Like Maria, you might find it hard to recognize when a friendship with someone who does not share your beliefs has become too close. Nevertheless, you can protect yourself from heartache by setting clear boundaries as to whom you will accept as an acquaintance and whom you will choose as a close friend. How can you do so?
How to Choose Good Friends
As mentioned earlier, Jesus formed close friendships while he was on earth. Jesus did so by living an upright life and by speaking about spiritual things. If people accepted his teachings and lifestyle, they drew close to him. (John 15:14) For example, after hearing Jesus speak, four men were so moved that they “abandoned everything and followed him.” These men—Peter, Andrew, James, and John—became Jesus’ close friends.—Luke 5:1-11; Matthew 4:18-22.
Jesus’ speech and actions made it clear that he was serious about what he believed and his stand was nonnegotiable. Those who did not want to accept him on his terms withdrew, and Jesus let them go.—John 6:60-66.
For instance, one young man’s sincerity deeply touched Jesus. The Bible says: “Jesus looked upon him and felt love for him.” But when the man learned what Jesus expected of his friends, he “went away.” The man seemed to be a good person—indeed, Jesus “felt love for him.” Yet, Jesus required more of his friends. (Mark 10:17-22; Matthew 19:16-22) What about you?
You may get along well with a particular schoolmate. But ask yourself: ‘Is this person willing to do what Jesus commands? Does he or she want to learn about Jehovah, the one whom Jesus instructed us to worship?’ (Matthew 4:10) As you talk with your classmates and as you live by Bible standards, the answers to these questions will be evident.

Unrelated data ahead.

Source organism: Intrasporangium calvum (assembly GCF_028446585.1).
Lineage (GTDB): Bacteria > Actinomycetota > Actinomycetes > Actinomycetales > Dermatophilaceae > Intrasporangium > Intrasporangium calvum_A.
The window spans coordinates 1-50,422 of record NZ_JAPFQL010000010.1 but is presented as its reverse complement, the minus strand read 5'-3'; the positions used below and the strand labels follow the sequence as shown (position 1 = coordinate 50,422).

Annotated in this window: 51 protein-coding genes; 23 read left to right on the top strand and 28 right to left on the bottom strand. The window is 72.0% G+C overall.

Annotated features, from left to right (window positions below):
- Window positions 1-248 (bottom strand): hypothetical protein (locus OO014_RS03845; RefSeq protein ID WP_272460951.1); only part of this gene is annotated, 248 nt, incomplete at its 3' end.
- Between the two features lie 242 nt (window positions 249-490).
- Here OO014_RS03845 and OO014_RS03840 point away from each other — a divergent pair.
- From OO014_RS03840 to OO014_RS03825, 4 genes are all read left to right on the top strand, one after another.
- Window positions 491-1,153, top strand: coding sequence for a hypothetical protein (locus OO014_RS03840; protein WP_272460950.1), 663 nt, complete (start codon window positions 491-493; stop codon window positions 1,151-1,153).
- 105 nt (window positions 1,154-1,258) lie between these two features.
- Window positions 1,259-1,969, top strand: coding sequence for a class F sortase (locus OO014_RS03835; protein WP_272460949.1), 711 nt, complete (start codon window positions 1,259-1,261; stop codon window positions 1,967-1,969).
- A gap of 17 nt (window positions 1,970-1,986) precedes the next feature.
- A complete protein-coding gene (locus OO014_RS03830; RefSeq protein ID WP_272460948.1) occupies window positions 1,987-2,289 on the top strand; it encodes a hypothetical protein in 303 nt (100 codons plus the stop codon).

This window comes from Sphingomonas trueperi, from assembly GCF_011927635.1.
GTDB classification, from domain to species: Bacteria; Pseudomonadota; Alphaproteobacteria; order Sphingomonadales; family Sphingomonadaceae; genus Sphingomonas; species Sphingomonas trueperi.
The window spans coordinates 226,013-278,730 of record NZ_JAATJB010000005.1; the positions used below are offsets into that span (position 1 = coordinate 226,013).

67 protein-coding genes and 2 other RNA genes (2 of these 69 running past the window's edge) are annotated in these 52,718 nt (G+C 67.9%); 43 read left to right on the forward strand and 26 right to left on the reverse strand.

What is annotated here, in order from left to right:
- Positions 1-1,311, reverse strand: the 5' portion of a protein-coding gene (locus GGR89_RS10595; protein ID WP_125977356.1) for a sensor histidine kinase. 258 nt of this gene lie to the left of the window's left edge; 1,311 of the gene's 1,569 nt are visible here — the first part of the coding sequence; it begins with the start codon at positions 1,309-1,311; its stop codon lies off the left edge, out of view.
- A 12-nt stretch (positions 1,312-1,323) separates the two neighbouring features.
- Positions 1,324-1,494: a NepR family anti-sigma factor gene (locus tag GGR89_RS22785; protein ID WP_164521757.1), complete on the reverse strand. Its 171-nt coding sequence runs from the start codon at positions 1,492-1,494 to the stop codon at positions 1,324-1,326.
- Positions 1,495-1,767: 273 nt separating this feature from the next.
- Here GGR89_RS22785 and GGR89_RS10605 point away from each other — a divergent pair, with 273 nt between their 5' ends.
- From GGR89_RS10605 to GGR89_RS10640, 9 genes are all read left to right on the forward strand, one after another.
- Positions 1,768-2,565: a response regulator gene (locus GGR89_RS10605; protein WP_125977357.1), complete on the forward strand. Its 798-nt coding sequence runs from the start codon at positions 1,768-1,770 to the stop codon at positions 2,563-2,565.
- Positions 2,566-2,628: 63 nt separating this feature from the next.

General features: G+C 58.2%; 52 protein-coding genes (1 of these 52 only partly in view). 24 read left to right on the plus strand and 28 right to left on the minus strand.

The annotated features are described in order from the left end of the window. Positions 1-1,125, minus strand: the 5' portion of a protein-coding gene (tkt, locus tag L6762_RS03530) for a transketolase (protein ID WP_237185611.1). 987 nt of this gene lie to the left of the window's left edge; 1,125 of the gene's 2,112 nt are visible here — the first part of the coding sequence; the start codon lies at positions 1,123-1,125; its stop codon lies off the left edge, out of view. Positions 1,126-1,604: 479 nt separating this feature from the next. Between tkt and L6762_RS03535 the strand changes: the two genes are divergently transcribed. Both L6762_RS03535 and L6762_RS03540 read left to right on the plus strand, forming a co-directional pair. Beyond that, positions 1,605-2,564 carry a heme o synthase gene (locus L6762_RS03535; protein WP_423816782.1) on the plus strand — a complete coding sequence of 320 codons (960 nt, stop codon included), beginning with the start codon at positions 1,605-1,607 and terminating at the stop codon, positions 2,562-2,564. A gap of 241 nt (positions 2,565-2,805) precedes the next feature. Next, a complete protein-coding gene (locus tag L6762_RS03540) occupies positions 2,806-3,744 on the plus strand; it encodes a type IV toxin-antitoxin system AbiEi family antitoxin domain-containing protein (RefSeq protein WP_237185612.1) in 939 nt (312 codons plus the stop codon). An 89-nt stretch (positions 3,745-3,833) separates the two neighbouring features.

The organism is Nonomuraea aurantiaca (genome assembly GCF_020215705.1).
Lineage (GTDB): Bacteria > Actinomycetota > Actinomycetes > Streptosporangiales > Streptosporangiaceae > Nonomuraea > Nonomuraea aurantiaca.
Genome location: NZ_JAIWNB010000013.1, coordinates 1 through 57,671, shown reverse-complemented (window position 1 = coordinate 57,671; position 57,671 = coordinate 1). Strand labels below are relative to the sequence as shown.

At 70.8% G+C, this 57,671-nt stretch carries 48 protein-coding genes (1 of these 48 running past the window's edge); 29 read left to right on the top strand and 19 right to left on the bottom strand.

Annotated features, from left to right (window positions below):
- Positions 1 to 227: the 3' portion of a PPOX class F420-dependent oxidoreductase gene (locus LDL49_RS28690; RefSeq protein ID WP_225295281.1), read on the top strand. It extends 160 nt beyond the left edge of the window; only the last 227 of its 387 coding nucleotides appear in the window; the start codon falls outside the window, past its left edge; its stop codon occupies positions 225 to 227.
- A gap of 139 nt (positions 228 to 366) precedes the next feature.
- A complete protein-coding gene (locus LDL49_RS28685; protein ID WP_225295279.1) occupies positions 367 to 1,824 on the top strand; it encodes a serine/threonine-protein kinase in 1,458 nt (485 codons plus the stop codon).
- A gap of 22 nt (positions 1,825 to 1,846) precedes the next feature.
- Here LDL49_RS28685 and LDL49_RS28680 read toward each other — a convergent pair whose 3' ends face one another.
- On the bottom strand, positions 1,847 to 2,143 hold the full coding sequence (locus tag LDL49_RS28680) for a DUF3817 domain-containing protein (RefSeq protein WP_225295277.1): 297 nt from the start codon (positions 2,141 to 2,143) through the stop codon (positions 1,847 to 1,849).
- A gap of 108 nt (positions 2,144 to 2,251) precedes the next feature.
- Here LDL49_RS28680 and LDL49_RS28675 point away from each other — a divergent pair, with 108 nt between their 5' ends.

It is good to be pleasant to your classmates, just as Jesus was friendly with all sorts of people. But Jesus made sure that his close friends loved his heavenly Father, Jehovah. You can do the same. “Maintain your conduct fine” at school, and tactfully speak to others about your beliefs. Above all, make sure that you choose the best kind of friends.—1 Peter 2:12.
Some names have been changed.
TO THINK ABOUT
▪ What dangers are there in spending leisure time with an unbelieving classmate after school hours? Is such a course wise?
▪ After reading this article, do you feel that your relationship with a classmate has become too close? If so, what can you do about it?
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HOW CAN I MAKE REAL FRIENDS?
This video, produced by Jehovah’s Witnesses, features candid interviews with youths from the United States, Italy, France, and Spain. It is available in 36 languages.
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Some of your classmates may be curious about your beliefs